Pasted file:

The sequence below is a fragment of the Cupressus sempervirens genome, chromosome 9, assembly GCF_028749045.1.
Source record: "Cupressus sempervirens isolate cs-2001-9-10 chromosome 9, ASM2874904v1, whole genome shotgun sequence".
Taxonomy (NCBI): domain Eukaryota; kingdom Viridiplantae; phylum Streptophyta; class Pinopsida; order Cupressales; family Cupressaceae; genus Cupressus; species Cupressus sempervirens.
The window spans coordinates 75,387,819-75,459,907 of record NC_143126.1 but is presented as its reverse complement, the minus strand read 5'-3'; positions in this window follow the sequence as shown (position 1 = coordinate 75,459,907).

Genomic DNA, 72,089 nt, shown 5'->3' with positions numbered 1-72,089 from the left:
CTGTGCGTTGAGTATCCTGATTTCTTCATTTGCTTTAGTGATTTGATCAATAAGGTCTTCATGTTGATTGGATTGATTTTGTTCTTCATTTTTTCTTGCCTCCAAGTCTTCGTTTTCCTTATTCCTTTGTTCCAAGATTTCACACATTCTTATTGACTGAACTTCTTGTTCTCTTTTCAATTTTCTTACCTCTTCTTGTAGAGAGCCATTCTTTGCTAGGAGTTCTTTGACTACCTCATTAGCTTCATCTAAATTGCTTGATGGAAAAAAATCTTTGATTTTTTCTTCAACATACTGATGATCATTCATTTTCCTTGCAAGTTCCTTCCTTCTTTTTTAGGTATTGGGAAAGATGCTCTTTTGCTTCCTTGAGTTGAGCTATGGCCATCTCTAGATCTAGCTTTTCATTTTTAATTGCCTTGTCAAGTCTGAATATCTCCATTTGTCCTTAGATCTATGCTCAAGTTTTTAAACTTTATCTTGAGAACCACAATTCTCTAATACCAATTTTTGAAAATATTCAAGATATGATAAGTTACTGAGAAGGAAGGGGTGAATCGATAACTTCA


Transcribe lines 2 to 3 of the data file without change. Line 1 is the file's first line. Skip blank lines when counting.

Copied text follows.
Source record: "Cupressus sempervirens isolate cs-2001-9-10 chromosome 9, ASM2874904v1, whole genome shotgun sequence".
Taxonomy (NCBI): domain Eukaryota; kingdom Viridiplantae; phylum Streptophyta; class Pinopsida; order Cupressales; family Cupressaceae; genus Cupressus; species Cupressus sempervirens.